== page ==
April 04, 2019
I encourage you to check out my previous posts, but for those with limited time, I'll summarize briefly. At the outset, I was brought in with a vague goal; display a large image file on a CRT monitor or television, and allow for a user to pan, scroll, and zoom around the file with a third party USB gamecube controller. In part 1, I gave a brief background of the larger project and reviewed the hardware I chose to accomplish the task. In part 2, I delved a bit deeper, walking through my learning process in regards to handling the USB device data with Python.
Pictured: me writing this post
Now, in part 3, it's time to assemble the pieces, complete the Python script, and tie up a few loose ends.
I left off on this script, which reads the USB controller's input data and returns a tuple containing those values. (I covered this in detail in part two if you're inclined!)
infile_path = "/dev/input/js0" EVENT_SIZE = struct.calcsize("LhBB") file = open(infile_path, "rb") event = file.read(EVENT_SIZE) while event: print(struct.unpack("LhBB", event)) (tv_msec, value, type, number) = struct.unpack("LhBB", event) event = file.read(EVENT_SIZE)
Thank you again to Aaron from this SO post for this snippet
Moving forward, these values needed to be converted into inputs that manipulate the image file on the Pi. Fortunately, with Feh, I'd already chosen a flexible image viewer with built in keyboard commands that make the job much easier. The controller's buttons can be easily remapped to keyboard actions using a Python library. PyUserInput's PyKeyboard worked great.
After some trial and error, I was able to determine which numbers corresponded to each individual controller input, & I wrote a little elif tree function to convert the controller data to keyboard inputs.
The final issue I was running into was the read of the
js0 file; once called, the
while event: loop blocks the thread, waiting for data to be written to the file.
To deal with this, I moved the file read to its own class and introduced threading to the script. Threading in Python allows you to execute multiple tasks simultaneously, so I could begin execution of the
js0 file read and continuously poll it at the same time.
class ControllerPoller (threading.Thread): def __init__(self, path, calcsize): threading.Thread.__init__(self) self.path = path self.calcsize = calcsize self.value = 0 self.itype = 0 self.number = 0 def run(self): portal = open(self.path, "rb") event = portal.read(self.calcsize) while event: (msec, value, itype, number) = struct.unpack("LhBB", event) self.value = value self.itype = itype self.number = number event = portal.read(self.calcsize) def get_info(self): return (self.value, self.itype, self.number)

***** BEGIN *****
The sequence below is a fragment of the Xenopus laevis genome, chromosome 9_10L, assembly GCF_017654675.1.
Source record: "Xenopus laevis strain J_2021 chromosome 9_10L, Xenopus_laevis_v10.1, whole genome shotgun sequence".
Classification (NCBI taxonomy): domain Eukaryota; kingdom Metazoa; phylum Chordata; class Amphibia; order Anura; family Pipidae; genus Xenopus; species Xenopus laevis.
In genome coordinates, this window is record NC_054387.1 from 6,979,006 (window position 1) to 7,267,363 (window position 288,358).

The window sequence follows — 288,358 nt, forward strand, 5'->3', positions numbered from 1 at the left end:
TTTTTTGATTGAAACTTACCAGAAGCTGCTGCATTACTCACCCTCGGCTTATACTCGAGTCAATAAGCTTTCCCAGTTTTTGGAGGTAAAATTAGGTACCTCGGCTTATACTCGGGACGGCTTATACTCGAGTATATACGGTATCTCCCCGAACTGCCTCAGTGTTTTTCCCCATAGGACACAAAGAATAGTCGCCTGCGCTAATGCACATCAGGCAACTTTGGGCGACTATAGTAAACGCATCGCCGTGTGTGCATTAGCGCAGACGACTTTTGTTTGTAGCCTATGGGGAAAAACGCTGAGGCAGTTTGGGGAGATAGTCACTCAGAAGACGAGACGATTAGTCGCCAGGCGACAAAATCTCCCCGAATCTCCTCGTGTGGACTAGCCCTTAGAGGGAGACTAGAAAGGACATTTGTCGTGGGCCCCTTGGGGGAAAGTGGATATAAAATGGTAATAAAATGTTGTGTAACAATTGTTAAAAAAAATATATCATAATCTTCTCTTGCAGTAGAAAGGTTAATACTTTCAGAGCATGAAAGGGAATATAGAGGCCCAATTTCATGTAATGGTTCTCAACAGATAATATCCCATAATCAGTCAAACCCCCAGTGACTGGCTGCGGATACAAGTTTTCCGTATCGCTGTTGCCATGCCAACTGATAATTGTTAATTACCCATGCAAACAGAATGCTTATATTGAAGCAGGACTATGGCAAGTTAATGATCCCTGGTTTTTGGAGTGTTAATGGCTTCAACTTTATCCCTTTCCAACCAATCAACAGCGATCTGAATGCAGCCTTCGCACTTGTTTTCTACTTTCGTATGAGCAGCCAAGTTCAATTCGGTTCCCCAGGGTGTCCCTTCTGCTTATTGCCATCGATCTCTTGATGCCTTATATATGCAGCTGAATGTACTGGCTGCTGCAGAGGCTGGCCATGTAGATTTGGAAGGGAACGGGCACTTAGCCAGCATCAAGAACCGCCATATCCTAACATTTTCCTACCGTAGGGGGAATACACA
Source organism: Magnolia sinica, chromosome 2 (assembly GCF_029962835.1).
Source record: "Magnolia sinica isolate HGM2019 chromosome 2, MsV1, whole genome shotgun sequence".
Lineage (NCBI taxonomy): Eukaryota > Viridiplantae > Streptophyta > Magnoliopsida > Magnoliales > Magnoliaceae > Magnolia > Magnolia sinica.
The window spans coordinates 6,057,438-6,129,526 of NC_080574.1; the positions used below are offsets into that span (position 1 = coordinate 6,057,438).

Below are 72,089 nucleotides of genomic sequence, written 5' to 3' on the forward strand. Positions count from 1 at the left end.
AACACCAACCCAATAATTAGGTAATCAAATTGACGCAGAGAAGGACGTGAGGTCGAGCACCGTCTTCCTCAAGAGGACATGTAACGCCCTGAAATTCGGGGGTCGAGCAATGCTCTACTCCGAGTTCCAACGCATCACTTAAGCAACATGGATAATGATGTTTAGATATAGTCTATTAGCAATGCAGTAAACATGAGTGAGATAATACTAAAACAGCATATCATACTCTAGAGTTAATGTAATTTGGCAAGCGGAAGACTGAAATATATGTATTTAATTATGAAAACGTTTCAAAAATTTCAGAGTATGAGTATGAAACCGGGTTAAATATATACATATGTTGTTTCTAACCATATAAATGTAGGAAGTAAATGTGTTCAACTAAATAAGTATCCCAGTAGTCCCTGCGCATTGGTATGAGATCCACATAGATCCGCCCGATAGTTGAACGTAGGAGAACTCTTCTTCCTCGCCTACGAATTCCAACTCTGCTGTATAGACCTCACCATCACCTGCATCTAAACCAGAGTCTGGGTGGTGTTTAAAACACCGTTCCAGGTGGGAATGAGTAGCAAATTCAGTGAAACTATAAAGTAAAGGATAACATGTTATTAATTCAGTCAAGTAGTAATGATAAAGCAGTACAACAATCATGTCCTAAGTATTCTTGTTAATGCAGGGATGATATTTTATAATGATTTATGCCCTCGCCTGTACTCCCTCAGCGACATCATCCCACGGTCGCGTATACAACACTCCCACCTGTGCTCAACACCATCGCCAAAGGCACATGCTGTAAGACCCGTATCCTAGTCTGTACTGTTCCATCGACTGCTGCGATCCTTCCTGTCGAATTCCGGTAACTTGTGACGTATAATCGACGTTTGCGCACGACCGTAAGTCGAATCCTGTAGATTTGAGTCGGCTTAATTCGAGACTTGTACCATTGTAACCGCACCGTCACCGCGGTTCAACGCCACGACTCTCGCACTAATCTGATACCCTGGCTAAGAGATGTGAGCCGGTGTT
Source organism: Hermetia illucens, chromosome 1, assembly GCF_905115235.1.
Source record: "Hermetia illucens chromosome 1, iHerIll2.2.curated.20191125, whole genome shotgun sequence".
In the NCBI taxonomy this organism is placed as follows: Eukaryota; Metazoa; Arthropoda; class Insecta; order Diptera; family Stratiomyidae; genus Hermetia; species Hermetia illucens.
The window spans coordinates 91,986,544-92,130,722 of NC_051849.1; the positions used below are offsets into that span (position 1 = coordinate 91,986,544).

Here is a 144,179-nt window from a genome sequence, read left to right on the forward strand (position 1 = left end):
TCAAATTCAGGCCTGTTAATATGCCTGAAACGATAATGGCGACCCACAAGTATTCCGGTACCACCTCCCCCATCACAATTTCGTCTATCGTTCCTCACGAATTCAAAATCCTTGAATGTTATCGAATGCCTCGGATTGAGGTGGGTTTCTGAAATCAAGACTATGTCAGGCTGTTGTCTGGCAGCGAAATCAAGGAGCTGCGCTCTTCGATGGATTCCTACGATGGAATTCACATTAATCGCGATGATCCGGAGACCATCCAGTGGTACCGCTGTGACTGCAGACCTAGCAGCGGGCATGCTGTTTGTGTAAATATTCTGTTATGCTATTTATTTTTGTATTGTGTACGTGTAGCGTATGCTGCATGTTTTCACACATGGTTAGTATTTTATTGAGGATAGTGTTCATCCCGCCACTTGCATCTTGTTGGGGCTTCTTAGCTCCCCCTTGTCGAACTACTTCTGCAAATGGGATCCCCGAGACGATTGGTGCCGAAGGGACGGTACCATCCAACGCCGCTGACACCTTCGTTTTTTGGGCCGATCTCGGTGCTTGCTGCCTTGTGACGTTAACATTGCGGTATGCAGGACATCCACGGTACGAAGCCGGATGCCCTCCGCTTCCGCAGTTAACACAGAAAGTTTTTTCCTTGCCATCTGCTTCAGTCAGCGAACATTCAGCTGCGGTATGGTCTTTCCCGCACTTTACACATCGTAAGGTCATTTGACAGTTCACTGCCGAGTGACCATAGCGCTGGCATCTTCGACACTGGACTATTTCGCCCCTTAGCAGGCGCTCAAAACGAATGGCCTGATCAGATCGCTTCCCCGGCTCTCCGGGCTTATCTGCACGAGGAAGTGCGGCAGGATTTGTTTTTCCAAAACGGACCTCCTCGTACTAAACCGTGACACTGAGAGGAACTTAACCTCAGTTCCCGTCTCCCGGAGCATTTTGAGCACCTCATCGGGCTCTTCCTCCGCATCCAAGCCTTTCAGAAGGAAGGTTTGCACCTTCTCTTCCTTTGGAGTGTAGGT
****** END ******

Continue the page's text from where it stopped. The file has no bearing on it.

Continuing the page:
Same little block of code, shiny new bells & whistles
The snippet has evolved into
I moved the USB controller file read to the
run() method, and initialized it on a new thread. Now, when the class is instantiated & the
start() method is called, any other execution further down the script won't be blocked, and the instance of
ControllerPoller's value, itype, and number properties are updated with every new read of the
In addition, I added the
get_info() method that returns those values when called. So, our order of execution looks like this:
- Declare the path to the USB file you're reading, and calculate the size of the struct you're unpacking
- Instantiate the
ControllerPollerclass, passing it the file path and the struct size variables
- Call the
start()method of the class instance, spawning a new thread of execution that reads the USB controller's values each time the USB data file is written to, and holds those values until they're overwritten
- On the main thread, start a polling loop that uses the
get_info()method to continuously check the USB values and pass them to the keyboard input conversion function
With my image opened in Feh, it worked!!!
As a last bit of cleanup, I wrote a shell script that both launched the image file in Feh and executed the Python script to make setting up as easy as possible. One double click launches everything.
As with many of my little projects, I tackled several problems I'd never encountered before, and I really enjoyed researching and working on this code. If you stuck through the whole read, thank you! I hope you learned something new too. Here's the completed file:
import time import threading import struct from pykeyboard import PyKeyboard kb = PyKeyboard() file_path = "/dev/input/js0" event_size = struct.calcsize("LhBB") def convert_inputs(data): (value, itype, number) = data if itype == 2 and number == 2: if value > 0: kb.press_keys(['Control_L', 'Right']) if value < 0: kb.press_keys(['Control_L', 'Left']) if itype == 2 and number == 1: if value > 0: kb.press_keys(['Control_L', 'Down']) if value < 0: kb.press_keys(['Control_L', 'Up']) elif itype == 1 and number == 0: if value == 1: kb.press_key('Up') if value == 0: kb.release_key('Up') elif itype == 1 and number == 1: if value == 1: kb.press_key('Down') if value == 0: kb.release_key('Down') class ControllerPoller (threading.Thread): def __init__(self, path, calcsize): threading.Thread.__init__(self) self.path = path self.calcsize = calcsize self.value = 0 self.itype = 0 self.number = 0 def run(self): portal = open(self.path, "rb") event = portal.read(self.calcsize) while event: (msec, value, itype, number) = struct.unpack("LhBB", event) self.value = value self.itype = itype self.number = number event = portal.read(self.calcsize) def get_info(self): return (self.value, self.itype, self.number) poll_usb = ControllerPoller(file_path, event_size) if __name__ == "__main__": poll_usb.start() while True: convert_inputs(poll_usb.get_info()) time.sleep(0.025)
Simple enough! :)
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